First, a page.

Teams don’t realize the marketing potential behind a day like that. One day that brings back the past should kindle the interest of a few thousand fans to snap up tickets, or inch the TV ratings up a bit as fans see the old-timers and say, “Yeah, I wondered what happened to him”. The Mets, for instance- a team that seemingly has thrown its past into the collective shoe-box of memory and stuffed it in the bottom of the closet- saw one of their biggest crowds in CitiField history when they brought back Banner Day to mark the team’s 50th anniversary.

    Let’s not forget that the present is tomorrow’s past. You think some twelve-year-old kid in the stands today in Citizen’s Bank Park wouldn’t want to go back to the park when he’s 32 and see if Ryan Howard can still reach the seats in right? “Old-timers” should conjure more of an image for the marketing deaprtment than just the bronze statues outside the park.

  6. Paul E said...

    Bruce:
      I ran across an interesting photo the other day. How about old-timers day in Houston, 1968 and Jimmy Wynn getting former Houston minor leaguer Dizzy Dean’s autograph? Jimmy’s got an old-school cardigan sweater on and Dean is in his old Cardinals uniform, about a head taller than Wynn. I’d figure out how to add the link, if I could. You’re just going to have to “google” “images” and just search “Jimmy Wynn Dizzy Dean”. There is a great article on the actual old-timers game that was played that day as well

  7. Cliff Blau said...

    Re: Pat Kelly at third-  the Yankees tried playing Steve Sax there, but that was a complete disaster.

  8. TR said...

    I am glad The Yankees continue to hold Old Timers Day. It is just you realize ones own mortality. I went to my first Old Timers game in 1968. At the age of eight the 1964 Series and the ‘62 Series win where as distant and a myth that New York once had three baseball teams. Hearing the names and seeing middle age men and distinguished older gentlemen who I had heard about from my father felt I was seeing actual living legends, Dimaggio, Dickey and seeing those two broadcasters, Rizzouto and Coleman in uniform, Mrs Ruth and Gehrig would attend some years.  As the years went by and the Yankees reestablished winning teams it was nice to see some of the guys who though they never won where part of my youth Horace Clarke and Gene Michael up the middle Jake Gibbs behind the plate. Today I’m sure youngsters will be told about the legendary performances of Reggie Jackson and Goose but when you actually saw them in there hay days it just isn’t the same you new they where not built on Mt Olympus, where Ruth and Gehrig where sculpted and gee they do look kind of old and they didn’t win every year,. And lastly you realize as they introduce Williams and O’Neill from the last Yankee dynasty that some old timers are younger then you!  Great article Bruce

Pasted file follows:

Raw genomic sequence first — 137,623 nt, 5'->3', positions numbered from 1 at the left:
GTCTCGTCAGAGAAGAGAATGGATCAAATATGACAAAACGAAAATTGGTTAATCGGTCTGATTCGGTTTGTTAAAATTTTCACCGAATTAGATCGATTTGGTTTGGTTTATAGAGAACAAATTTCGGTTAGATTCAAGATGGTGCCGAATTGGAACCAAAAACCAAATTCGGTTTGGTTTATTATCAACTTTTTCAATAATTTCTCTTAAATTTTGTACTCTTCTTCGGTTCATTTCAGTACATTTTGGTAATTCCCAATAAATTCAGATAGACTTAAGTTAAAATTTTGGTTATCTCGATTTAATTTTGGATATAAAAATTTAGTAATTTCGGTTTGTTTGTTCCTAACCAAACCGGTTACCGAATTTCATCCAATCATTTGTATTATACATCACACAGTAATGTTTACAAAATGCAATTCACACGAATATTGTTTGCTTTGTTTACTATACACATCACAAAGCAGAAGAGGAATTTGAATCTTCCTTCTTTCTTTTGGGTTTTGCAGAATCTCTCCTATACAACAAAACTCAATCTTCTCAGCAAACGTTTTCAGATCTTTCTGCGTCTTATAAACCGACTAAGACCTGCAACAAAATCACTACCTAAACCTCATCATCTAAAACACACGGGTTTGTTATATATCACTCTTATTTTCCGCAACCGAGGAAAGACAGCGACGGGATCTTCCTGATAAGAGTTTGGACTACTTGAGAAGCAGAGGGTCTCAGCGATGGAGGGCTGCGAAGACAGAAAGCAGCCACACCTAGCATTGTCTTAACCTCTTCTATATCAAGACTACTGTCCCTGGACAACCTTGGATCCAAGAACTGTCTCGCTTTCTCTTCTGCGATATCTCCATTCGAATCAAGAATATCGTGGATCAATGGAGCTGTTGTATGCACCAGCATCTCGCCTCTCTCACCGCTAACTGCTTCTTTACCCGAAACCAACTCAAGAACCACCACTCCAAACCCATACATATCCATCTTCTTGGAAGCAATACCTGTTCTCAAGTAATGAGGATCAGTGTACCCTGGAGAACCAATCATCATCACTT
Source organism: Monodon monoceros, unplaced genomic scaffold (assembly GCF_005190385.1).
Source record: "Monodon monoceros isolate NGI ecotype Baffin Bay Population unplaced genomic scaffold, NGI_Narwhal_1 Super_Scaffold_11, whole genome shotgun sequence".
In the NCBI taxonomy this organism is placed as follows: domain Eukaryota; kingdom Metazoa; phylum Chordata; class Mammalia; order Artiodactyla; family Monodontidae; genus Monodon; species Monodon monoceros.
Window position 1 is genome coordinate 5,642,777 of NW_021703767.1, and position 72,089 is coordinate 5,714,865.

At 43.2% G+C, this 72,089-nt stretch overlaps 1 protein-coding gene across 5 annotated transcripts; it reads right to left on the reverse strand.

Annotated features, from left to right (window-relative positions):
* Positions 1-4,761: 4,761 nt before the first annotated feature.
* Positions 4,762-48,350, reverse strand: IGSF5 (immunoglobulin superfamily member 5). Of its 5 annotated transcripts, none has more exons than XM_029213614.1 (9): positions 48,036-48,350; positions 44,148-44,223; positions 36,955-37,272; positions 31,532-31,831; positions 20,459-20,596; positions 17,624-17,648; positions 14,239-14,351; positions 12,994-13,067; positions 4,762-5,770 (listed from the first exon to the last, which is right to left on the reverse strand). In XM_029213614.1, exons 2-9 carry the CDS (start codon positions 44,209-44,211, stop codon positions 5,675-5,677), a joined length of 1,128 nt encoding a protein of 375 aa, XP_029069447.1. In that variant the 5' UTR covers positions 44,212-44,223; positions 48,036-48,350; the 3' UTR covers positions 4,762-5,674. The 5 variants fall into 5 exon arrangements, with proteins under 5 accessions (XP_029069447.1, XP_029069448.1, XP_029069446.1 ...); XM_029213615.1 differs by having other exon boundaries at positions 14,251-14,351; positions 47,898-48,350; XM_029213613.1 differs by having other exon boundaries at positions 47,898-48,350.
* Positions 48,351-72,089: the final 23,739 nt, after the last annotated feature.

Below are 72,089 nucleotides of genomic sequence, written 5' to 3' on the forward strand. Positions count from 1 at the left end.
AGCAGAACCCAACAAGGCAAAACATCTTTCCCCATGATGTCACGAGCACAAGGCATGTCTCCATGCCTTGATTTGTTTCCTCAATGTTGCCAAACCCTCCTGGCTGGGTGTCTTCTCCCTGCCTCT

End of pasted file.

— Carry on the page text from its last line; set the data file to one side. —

9. Joe Argen said...

    Bruce, if you are ever in Utica again, you should join us for a game of Strat-o-matic, and O’Scunizzio’s Pizza.

  10. Scottso said...

    What used to make the Old Timers’ Game more exciting for the fans is they used to have the Our guys vs Their guys squads.  The Yankees would have a team of Former Yankees play vs a squad of rivals filled with Indians, Red Sox, and Tigers.

    almost every team could fill an old timers day with players from their past and their rivals.

  11. bob magee said...

    I once met Bill Skowron at a cocktail party.  I rxplained to him that, while a lifelong Yankees fan, due to my age my clearer memory of him as a MLB player was 1963 WS when Skowron played for the winning Dodgers.

    However, I did tell him that I recalled seeing him at an Old Timers Game at the Stadium where he played LF.  During that game he made a running catch where he picked the liner up just before the ball hit the ground with his backhand while running toward the foul line

    His faced positively lit up

    He was as enthused as any weekend pick up player remembering that catch

    Hard to take out the little boy inside when playing baseball at any level

  12. Gallagher said...

    Need some help! Can anyone tell me where to get a list of who played in the old-timer game @ Yankee Stadium in 1981?

    Thank you so much~

  13. Paul G. said...

    Gallagher: There is some YouTube footage of the 1981 Old-Timers Game.  The comments list a number of Dodgers and Giants that were invited.  It probably won’t give you the complete list, but it should include quite a bit of the rosters.  Perhaps the person who posted it can be contacted to get more information.

    http://www.youtube.com/watch?v=kewC3thbTIo